For faith to be established, it must be tested.
Faith is tested by temptation so that we may come to know its nature and its greatness–either in others, as an example and testimony of faith; or in the person who is tempted, as a comfort in his labor, a foundation for his hope and eagerness in perseverance. For, before temptation, one’s faith is not even known to oneself. That is why it is written in the Book of Wisdom, If someone has not been tempted, what do they know? And a little further on: Someone who is not experienced, knows little.
God, however, does not permit us to be tempted beyond our capacity and he, therefore, arranges for temptation to have a certain outcome so that we can sustain it. And the outcome of temptation has manifold advantages. For when, in tribulation, the testimony of faith is restored by the constancy of virtue, our neighbor is edified; but in us the merit of faith is increased, our confidence in our progress is more powerfully strengthened, charity is more ardently inflamed, the name of God is more splendidly honored and his mercy, more gloriously magnified and more wonderfully glorified.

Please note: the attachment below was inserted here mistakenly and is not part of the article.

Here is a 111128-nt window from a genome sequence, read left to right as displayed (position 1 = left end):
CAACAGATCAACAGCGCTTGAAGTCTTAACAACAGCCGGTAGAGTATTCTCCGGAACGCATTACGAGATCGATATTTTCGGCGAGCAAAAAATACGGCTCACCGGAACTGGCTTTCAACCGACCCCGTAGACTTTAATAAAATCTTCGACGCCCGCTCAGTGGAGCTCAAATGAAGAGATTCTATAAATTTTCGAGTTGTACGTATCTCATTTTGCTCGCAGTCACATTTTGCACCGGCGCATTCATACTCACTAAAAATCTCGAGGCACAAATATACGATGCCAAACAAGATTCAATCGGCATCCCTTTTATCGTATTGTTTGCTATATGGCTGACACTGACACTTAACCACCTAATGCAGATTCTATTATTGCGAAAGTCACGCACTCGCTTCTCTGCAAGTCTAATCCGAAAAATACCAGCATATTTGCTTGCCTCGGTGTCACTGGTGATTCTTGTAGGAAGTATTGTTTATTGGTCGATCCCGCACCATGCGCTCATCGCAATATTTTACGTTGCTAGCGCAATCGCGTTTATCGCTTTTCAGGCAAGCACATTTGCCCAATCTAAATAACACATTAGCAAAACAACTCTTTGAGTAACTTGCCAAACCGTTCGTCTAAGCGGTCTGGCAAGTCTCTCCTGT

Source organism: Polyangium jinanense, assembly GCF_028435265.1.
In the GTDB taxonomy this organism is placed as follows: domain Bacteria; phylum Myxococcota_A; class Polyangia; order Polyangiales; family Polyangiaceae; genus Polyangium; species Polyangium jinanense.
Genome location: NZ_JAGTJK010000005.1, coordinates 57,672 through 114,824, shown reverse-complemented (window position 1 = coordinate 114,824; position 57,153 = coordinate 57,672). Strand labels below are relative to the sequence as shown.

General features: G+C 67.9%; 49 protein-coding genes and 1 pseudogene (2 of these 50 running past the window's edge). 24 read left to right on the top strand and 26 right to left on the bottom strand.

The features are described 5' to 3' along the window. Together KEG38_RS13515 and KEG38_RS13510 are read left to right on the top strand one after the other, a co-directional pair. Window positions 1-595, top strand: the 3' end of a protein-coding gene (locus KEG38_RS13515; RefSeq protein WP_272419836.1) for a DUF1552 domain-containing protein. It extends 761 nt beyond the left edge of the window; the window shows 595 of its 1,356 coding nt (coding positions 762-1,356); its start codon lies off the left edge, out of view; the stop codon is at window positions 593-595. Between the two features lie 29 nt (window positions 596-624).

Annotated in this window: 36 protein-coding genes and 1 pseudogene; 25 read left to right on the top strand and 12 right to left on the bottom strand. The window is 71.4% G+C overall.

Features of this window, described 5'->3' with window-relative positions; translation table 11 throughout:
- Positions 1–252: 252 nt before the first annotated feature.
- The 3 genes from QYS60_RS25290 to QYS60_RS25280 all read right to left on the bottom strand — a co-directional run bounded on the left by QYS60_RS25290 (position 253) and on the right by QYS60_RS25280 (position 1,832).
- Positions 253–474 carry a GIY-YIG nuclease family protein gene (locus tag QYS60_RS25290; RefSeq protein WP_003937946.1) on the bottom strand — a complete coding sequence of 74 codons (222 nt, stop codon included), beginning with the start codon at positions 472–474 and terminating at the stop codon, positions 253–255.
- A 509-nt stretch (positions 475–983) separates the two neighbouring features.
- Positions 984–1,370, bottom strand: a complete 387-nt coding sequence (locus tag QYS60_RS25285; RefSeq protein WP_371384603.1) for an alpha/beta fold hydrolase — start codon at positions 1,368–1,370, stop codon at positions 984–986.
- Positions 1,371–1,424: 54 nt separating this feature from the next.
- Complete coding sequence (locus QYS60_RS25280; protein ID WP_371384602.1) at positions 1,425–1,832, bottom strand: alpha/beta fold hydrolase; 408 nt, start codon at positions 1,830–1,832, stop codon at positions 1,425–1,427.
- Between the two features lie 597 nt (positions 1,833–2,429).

God tests faith: not so that he, who knows all things before they come to be, may begin to know something, but so that he may make his power known in us for the augmentation of his grace and glory. Yet for all that, he is said to know when he makes us know what he deigns to reveal in us about ourselves. This is the reason for the passage: Test me, O God, and know my heart–as if to say, “By testing it, make my heart known to me.”
from Baldwin of Ford, The Commendation of Faith, Chapter 36: On Testing Faith (CF 59, pp. 128-129)